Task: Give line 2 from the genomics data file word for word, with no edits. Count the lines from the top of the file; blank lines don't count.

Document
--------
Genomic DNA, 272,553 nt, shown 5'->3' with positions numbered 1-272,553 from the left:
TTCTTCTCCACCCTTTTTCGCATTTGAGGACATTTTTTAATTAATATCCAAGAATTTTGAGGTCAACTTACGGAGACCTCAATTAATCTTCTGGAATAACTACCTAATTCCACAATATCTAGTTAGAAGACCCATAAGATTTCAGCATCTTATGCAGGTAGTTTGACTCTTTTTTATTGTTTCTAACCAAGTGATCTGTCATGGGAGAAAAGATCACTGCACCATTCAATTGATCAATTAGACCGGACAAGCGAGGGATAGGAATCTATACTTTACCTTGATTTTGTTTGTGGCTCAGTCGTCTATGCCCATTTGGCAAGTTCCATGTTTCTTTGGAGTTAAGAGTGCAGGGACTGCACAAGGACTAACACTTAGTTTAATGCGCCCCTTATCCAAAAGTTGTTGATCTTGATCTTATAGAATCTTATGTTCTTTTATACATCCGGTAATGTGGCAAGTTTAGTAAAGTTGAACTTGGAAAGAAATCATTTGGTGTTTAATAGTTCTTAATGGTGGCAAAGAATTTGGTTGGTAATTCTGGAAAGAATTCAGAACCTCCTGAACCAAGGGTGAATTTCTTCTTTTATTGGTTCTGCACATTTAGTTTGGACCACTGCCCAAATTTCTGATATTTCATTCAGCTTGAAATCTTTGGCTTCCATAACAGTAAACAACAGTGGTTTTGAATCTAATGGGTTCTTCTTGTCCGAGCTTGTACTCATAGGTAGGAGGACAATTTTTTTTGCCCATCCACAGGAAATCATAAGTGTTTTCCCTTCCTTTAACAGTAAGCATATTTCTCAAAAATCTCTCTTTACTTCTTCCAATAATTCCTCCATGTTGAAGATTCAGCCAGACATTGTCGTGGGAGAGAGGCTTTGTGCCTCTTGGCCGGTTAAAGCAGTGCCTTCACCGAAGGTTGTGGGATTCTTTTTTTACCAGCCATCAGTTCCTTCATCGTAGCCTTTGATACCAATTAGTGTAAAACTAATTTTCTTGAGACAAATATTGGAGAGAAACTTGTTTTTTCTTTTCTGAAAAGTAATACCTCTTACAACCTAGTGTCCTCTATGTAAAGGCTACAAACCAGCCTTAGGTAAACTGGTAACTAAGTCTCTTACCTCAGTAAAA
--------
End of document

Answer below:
TTCTTCTCCACCCTTTTTCGCATTTGAGGACATTTTTTAATTAATATCCAAGAATTTTGAGGTCAACTTACGGAGACCTCAATTAATCTTCTGGAATAACTACCTAATTCCACAATATCTAGTTAGAAGACCCATAAGATTTCAGCATCTTATGCAGGTAGTTTGACTCTTTTTTATTGTTTCTAACCAAGTGATCTGTCATGGGAGAAAAGATCACTGCACCATTCAATTGATCAATTAGACCGGACAAGCGAGGGATAGGAATCTATACTTTACCTTGATTTTGTTTGTGGCTCAGTCGTCTATGCCCATTTGGCAAGTTCCATGTTTCTTTGGAGTTAAGAGTGCAGGGACTGCACAAGGACTAACACTTAGTTTAATGCGCCCCTTATCCAAAAGTTGTTGATCTTGATCTTATAGAATCTTATGTTCTTTTATACATCCGGTAATGTGGCAAGTTTAGTAAAGTTGAACTTGGAAAGAAATCATTTGGTGTTTAATAGTTCTTAATGGTGGCAAAGAATTTGGTTGGTAATTCTGGAAAGAATTCAGAACCTCCTGAACCAAGGGTGAATTTCTTCTTTTATTGGTTCTGCACATTTAGTTTGGACCACTGCCCAAATTTCTGATATTTCATTCAGCTTGAAATCTTTGGCTTCCATAACAGTAAACAACAGTGGTTTTGAATCTAATGGGTTCTTCTTGTCCGAGCTTGTACTCATAGGTAGGAGGACAATTTTTTTTGCCCATCCACAGGAAATCATAAGTGTTTTCCCTTCCTTTAACAGTAAGCATATTTCTCAAAAATCTCTCTTTACTTCTTCCAATAATTCCTCCATGTTGAAGATTCAGCCAGACATTGTCGTGGGAGAGAGGCTTTGTGCCTCTTGGCCGGTTAAAGCAGTGCCTTCACCGAAGGTTGTGGGATTCTTTTTTTACCAGCCATCAGTTCCTTCATCGTAGCCTTTGATACCAATTAGTGTAAAACTAATTTTCTTGAGACAAATATTGGAGAGAAACTTGTTTTTTCTTTTCTGAAAAGTAATACCTCTTACAACCTAGTGTCCTCTATGTAAAGGCTACAAACCAGCCTTAGGTAAACTGGTAACTAAGTCTCTTACCTCAGTAAAA